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The Free Lunch Audio CD – Audiobook, Unabridged
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From Publishers Weekly
Copyright 2001 Cahners Business Information, Inc.--This text refers to an out of print or unavailable edition of this title.
From Library Journal
Copyright 2001 Reed Business Information, Inc. --This text refers to an out of print or unavailable edition of this title.
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Top Customer Reviews
It soon starts to become clear that there is a crisis in Dreamworld. Every evening, more staff leave the theme park than arrived in the morning - and the staff who leave are all trolls. Where are they coming from? Mike and Annie explore various hypotheses, each more outré than the last. But the truth turns out to be even stranger than anything they had imagined.
It's a great slam-bang adventure. Those with eyes to see will find it stuffed to the gunwales with Heinleinesque touches (Robinson can't resist the homage) but unlike some of his other books these touches aren't too overt and by and large they don't get in the way. He's also curbed his self-indulgent tendency to write self-referential novels full of science fictional in-jokes (I suspect he's found that they sell only to a very limited audience). As a result, The Free Lunch is one of his best novels in years and I strongly recommend it.
I've been a fan of Spider Robinson's for a long time, from the early Callahan's stories on. Is this his best work? I don't know; I do know I like it. It's written in his trademark irreverent, poke-fun-at-the-silly-things style, and it kept my attention all the way through. The end is fitting, if just a little weak.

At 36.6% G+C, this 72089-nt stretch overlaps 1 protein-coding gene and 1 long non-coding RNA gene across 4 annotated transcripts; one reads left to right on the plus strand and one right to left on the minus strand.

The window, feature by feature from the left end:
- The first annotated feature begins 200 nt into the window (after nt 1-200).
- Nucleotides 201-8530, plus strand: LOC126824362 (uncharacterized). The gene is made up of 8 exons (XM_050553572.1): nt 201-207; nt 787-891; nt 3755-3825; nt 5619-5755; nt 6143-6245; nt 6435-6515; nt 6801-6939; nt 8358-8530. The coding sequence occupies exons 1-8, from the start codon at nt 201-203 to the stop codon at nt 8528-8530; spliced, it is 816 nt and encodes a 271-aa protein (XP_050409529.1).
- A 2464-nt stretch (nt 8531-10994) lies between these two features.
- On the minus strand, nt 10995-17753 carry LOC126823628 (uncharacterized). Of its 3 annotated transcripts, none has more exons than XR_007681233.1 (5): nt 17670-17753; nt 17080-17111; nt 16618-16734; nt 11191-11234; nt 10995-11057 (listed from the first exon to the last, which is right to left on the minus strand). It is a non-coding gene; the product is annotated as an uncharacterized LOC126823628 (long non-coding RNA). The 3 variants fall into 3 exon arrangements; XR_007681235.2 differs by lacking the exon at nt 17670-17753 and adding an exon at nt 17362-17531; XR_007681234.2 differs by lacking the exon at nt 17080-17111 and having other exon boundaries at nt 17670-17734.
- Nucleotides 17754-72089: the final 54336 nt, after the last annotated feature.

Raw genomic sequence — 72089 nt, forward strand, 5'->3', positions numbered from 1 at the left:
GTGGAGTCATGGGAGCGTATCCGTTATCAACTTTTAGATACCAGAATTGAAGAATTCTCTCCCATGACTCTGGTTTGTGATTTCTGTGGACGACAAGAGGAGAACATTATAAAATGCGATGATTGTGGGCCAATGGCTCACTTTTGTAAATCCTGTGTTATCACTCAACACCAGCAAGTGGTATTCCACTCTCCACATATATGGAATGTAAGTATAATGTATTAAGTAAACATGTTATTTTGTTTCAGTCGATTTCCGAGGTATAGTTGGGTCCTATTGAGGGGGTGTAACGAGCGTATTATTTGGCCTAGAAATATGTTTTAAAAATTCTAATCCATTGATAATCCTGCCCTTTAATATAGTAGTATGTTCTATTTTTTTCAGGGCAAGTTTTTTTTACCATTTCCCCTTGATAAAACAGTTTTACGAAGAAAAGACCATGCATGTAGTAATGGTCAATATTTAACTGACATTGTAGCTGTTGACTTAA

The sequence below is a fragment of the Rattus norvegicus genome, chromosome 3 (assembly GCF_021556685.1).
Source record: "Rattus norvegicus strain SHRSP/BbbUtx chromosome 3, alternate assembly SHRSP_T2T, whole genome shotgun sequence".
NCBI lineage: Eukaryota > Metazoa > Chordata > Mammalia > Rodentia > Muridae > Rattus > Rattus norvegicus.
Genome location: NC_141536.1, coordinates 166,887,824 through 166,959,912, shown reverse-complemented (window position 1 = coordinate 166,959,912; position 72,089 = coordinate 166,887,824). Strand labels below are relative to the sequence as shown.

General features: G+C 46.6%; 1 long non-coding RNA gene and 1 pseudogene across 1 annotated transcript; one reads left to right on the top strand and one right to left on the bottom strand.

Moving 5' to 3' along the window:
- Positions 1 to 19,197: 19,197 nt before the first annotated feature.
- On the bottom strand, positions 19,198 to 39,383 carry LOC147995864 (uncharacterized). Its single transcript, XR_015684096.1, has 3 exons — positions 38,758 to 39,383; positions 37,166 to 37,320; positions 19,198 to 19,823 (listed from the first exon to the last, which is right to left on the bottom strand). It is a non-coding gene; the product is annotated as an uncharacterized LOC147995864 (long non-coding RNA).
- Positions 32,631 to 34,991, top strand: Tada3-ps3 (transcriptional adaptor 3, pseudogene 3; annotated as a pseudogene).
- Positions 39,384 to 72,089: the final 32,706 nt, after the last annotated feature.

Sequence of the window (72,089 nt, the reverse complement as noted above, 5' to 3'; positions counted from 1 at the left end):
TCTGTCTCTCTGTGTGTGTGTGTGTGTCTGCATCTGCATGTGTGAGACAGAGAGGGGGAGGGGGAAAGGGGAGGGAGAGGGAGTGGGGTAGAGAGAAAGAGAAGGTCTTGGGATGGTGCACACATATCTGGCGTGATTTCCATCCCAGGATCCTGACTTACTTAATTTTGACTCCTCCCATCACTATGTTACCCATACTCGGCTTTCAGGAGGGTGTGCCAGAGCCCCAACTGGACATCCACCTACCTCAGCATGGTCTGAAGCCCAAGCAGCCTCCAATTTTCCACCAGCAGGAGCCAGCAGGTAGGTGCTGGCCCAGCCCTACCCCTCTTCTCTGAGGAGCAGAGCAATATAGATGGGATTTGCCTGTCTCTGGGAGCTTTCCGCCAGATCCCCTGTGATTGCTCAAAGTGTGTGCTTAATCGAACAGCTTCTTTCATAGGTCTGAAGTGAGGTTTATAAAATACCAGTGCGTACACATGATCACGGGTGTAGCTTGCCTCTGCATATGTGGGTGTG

The other two are ones I'd already read, so never mind them. I'd been intending to get around to this one ever since it was published in August and just hadn't had time. So I finally made some.
Spider is in terrific form here. I can't tell you much about the story without spoiling it, so I'll keep my remarks general.
The tale centers on an extremely intelligent twelve-year-old boy named Mike, who may remind the reader both of Thorby in Robert Heinlein's _Citizen of the Galaxy_ and of Horty in Theodore Sturgeon's _The Dreaming Jewels_. The homage is deliberate, of course.
The plot is delightful. Mike hides away in Dreamworld, a magical theme park of the near future created by one Thomas Immega (presumably a descendant or other relative of the roboticist Guy Immega to whom _Callahan's Key_ is dedicated). Dreamworld is inspired by Disneyland but has rides and other features based on the works of e.g. Heinlein and the Beatles.
Its major rival is the violent Thrillworld. (The contrast is typical Spider, and I mean that as a compliment. If _you_ could make there be magic in the world, which sort would you pick? Black magic or white? Thrills or dreams? The manic pursuit of pleasure or the quiet possession of joy?) Thrillworld is headed by the nasty Alonzo Haines, who would very much like to destroy Dreamworld.